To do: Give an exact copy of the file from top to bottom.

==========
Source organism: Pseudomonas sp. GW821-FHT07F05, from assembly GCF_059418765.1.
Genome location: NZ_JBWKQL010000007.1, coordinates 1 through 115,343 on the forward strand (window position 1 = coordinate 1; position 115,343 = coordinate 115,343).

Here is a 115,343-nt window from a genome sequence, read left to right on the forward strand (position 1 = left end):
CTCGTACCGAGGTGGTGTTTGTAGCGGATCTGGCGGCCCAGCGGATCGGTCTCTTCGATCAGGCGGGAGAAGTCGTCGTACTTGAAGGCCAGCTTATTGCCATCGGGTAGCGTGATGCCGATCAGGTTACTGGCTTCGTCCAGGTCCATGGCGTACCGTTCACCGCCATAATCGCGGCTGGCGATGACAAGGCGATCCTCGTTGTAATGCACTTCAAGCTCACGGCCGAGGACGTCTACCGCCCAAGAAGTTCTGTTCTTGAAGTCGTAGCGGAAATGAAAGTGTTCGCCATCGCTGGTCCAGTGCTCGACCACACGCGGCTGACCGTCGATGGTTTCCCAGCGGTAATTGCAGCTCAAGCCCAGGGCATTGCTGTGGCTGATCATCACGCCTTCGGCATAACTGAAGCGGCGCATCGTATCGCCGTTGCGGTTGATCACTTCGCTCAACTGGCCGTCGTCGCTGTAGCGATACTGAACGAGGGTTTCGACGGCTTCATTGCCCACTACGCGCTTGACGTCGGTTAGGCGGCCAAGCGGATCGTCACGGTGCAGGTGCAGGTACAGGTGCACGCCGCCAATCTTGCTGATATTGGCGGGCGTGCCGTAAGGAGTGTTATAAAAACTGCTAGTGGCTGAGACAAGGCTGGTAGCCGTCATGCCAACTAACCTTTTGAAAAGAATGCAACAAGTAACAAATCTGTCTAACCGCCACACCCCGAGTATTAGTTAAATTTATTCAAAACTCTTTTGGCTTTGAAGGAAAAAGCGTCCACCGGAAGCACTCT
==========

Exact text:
Source organism: Pseudomonas sp. GW821-FHT07F05, from assembly GCF_059418765.1.
Genome location: NZ_JBWKQL010000007.1, coordinates 1 through 115,343 on the forward strand (window position 1 = coordinate 1; position 115,343 = coordinate 115,343).

Here is a 115,343-nt window from a genome sequence, read left to right on the forward strand (position 1 = left end):
CTCGTACCGAGGTGGTGTTTGTAGCGGATCTGGCGGCCCAGCGGATCGGTCTCTTCGATCAGGCGGGAGAAGTCGTCGTACTTGAAGGCCAGCTTATTGCCATCGGGTAGCGTGATGCCGATCAGGTTACTGGCTTCGTCCAGGTCCATGGCGTACCGTTCACCGCCATAATCGCGGCTGGCGATGACAAGGCGATCCTCGTTGTAATGCACTTCAAGCTCACGGCCGAGGACGTCTACCGCCCAAGAAGTTCTGTTCTTGAAGTCGTAGCGGAAATGAAAGTGTTCGCCATCGCTGGTCCAGTGCTCGACCACACGCGGCTGACCGTCGATGGTTTCCCAGCGGTAATTGCAGCTCAAGCCCAGGGCATTGCTGTGGCTGATCATCACGCCTTCGGCATAACTGAAGCGGCGCATCGTATCGCCGTTGCGGTTGATCACTTCGCTCAACTGGCCGTCGTCGCTGTAGCGATACTGAACGAGGGTTTCGACGGCTTCATTGCCCACTACGCGCTTGACGTCGGTTAGGCGGCCAAGCGGATCGTCACGGTGCAGGTGCAGGTACAGGTGCACGCCGCCAATCTTGCTGATATTGGCGGGCGTGCCGTAAGGAGTGTTATAAAAACTGCTAGTGGCTGAGACAAGGCTGGTAGCCGTCATGCCAACTAACCTTTTGAAAAGAATGCAACAAGTAACAAATCTGTCTAACCGCCACACCCCGAGTATTAGTTAAATTTATTCAAAACTCTTTTGGCTTTGAAGGAAAAAGCGTCCACCGGAAGCACTCT